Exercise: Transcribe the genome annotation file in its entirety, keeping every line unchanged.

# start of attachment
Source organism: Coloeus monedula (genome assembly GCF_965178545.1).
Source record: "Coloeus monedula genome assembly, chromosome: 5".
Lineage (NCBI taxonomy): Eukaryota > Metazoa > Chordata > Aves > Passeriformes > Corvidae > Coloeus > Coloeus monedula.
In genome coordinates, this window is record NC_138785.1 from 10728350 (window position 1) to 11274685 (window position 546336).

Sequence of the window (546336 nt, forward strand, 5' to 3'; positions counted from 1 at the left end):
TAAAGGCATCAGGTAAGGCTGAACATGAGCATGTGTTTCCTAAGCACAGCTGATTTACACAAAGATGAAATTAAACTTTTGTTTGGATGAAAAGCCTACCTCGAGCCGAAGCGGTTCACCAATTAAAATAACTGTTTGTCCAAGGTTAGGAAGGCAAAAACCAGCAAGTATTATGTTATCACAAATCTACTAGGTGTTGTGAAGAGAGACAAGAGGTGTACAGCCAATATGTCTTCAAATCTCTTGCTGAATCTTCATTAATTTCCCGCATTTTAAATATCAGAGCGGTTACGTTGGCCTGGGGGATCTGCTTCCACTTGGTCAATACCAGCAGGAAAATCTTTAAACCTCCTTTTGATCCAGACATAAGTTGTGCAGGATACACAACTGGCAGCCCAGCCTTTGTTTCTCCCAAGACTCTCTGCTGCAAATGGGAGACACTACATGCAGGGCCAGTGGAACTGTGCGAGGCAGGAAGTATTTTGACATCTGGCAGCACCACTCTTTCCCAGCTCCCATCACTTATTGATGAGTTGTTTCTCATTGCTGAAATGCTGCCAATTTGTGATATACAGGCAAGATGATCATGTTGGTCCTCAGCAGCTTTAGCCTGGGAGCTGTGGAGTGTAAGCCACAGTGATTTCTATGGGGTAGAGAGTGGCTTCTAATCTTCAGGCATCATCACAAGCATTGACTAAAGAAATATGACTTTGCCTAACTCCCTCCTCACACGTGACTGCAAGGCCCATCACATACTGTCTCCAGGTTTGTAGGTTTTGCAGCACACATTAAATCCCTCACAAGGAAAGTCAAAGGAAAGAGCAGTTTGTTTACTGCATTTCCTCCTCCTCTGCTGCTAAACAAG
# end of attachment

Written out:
Source organism: Coloeus monedula (genome assembly GCF_965178545.1).
Source record: "Coloeus monedula genome assembly, chromosome: 5".
Lineage (NCBI taxonomy): Eukaryota > Metazoa > Chordata > Aves > Passeriformes > Corvidae > Coloeus > Coloeus monedula.
In genome coordinates, this window is record NC_138785.1 from 10728350 (window position 1) to 11274685 (window position 546336).

Sequence of the window (546336 nt, forward strand, 5' to 3'; positions counted from 1 at the left end):
TAAAGGCATCAGGTAAGGCTGAACATGAGCATGTGTTTCCTAAGCACAGCTGATTTACACAAAGATGAAATTAAACTTTTGTTTGGATGAAAAGCCTACCTCGAGCCGAAGCGGTTCACCAATTAAAATAACTGTTTGTCCAAGGTTAGGAAGGCAAAAACCAGCAAGTATTATGTTATCACAAATCTACTAGGTGTTGTGAAGAGAGACAAGAGGTGTACAGCCAATATGTCTTCAAATCTCTTGCTGAATCTTCATTAATTTCCCGCATTTTAAATATCAGAGCGGTTACGTTGGCCTGGGGGATCTGCTTCCACTTGGTCAATACCAGCAGGAAAATCTTTAAACCTCCTTTTGATCCAGACATAAGTTGTGCAGGATACACAACTGGCAGCCCAGCCTTTGTTTCTCCCAAGACTCTCTGCTGCAAATGGGAGACACTACATGCAGGGCCAGTGGAACTGTGCGAGGCAGGAAGTATTTTGACATCTGGCAGCACCACTCTTTCCCAGCTCCCATCACTTATTGATGAGTTGTTTCTCATTGCTGAAATGCTGCCAATTTGTGATATACAGGCAAGATGATCATGTTGGTCCTCAGCAGCTTTAGCCTGGGAGCTGTGGAGTGTAAGCCACAGTGATTTCTATGGGGTAGAGAGTGGCTTCTAATCTTCAGGCATCATCACAAGCATTGACTAAAGAAATATGACTTTGCCTAACTCCCTCCTCACACGTGACTGCAAGGCCCATCACATACTGTCTCCAGGTTTGTAGGTTTTGCAGCACACATTAAATCCCTCACAAGGAAAGTCAAAGGAAAGAGCAGTTTGTTTACTGCATTTCCTCCTCCTCTGCTGCTAAACAAG